Culture and Customs of El Salvador

Culture and Customs of El Salvador

Culture and Customs of El Salvador

Culture and Customs of El Salvador

Synopsis

El Salvador, the smallest Hispanic country in the Western Hemisphere, has had a lion's share of international attention due to civil war of the 1980s. Culture and Customs of El Salvador is the best source for an authoritative, intriguing narrative overview of a country with an embattled history, from wars to devastating earthquakes. Students and general readers will find a sympathetic portrayal of the land, history, people, economy, religion, education, traditional culture and popular entertainment, literature, media, and the arts. This volume is crucial to understanding Salvadorans today and also the large numbers of Salvadoran immigrants who now live in the United States.

Excerpt

[CULTURE] is a problematic word. In everyday language we tend to use it in at least two senses. On the one hand we speak of cultured people and places full of culture, uses that imply a knowledge or presence of certain forms of behavior or of artistic expression that are socially prestigious. In this sense large cities and prosperous people tend to be seen as the most cultured. On the other hand, there is an interpretation of [culture] that is broader and more anthropological; culture in this broader sense refers to whatever traditions, beliefs, customs, and creative activities characterize a given community—in short, it refers to what makes that community different from others. In this second sense, everyone has culture; indeed, it is impossible to be without culture.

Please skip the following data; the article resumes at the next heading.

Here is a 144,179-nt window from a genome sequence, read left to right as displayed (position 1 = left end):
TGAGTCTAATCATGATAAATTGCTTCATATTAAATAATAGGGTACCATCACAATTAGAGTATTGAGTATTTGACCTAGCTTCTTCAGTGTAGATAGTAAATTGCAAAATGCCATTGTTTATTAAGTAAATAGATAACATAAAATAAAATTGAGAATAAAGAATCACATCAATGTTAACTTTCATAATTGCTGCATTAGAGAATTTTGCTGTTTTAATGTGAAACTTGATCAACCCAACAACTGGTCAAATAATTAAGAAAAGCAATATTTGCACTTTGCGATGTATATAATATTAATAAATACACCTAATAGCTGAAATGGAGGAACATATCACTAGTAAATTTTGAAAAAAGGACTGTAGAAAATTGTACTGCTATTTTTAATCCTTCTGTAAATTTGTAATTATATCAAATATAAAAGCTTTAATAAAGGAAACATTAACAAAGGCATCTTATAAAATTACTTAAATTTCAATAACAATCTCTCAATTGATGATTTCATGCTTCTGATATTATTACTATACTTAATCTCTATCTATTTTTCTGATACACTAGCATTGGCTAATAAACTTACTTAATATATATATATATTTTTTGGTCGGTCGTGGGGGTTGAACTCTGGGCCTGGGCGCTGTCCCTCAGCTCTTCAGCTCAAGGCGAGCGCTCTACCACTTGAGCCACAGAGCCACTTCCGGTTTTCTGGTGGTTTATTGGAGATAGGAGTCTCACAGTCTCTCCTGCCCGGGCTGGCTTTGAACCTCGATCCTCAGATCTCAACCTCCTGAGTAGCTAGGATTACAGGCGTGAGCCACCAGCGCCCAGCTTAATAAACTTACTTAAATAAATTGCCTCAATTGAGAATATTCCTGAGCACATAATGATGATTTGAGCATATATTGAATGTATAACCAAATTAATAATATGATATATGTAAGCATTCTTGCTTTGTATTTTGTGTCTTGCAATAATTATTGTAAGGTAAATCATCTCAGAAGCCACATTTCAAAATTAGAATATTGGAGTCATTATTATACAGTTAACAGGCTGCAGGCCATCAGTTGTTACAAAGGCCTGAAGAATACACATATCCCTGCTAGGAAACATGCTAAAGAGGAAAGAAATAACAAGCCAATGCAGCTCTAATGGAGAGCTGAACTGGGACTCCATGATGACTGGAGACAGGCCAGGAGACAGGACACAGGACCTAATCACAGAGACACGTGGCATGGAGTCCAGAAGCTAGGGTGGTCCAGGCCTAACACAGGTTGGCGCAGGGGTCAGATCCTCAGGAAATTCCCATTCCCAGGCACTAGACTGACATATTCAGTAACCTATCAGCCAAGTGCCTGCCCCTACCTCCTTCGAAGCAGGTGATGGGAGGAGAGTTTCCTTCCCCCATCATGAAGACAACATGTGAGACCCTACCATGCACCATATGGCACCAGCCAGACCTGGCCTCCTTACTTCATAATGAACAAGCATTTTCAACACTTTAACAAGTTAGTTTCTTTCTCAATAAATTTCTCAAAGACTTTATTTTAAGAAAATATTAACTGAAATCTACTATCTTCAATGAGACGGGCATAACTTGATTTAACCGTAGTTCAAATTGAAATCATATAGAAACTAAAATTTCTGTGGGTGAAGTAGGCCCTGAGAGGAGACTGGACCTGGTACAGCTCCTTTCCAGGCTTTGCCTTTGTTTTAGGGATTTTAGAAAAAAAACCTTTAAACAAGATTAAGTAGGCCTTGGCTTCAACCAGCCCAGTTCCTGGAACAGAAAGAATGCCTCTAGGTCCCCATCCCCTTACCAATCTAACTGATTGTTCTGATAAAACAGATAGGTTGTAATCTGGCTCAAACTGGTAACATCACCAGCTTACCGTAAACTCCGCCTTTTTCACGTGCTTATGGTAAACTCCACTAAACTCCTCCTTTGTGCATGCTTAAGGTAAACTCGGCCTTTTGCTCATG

The problems associated with the idea of culture have been exacerbated in recent years by two trends: less respectful use of language and a greater blurring of cultural differences. Nowadays, [culture] often means little more than behavior, attitude, or atmosphere. We hear about the culture of the boardroom, of the football team, of the marketplace; there are books with titles like The Culture of War by Richard Gabriel (Greenwood, 1990) or The Culture of Narcissism by Christopher Lasch (1979). In fact, as Christopher Clausen points out in an article published in the American Scholar (Summer 1996), we have gotten ourselves into trouble by using the term so sloppily.

People who study culture generally assume that culture (in the anthropological sense) is learned, not genetically determined. Another general assumption made in these days of multiculturalism has been that cultural differences should be respected rather than put under pressure to change.

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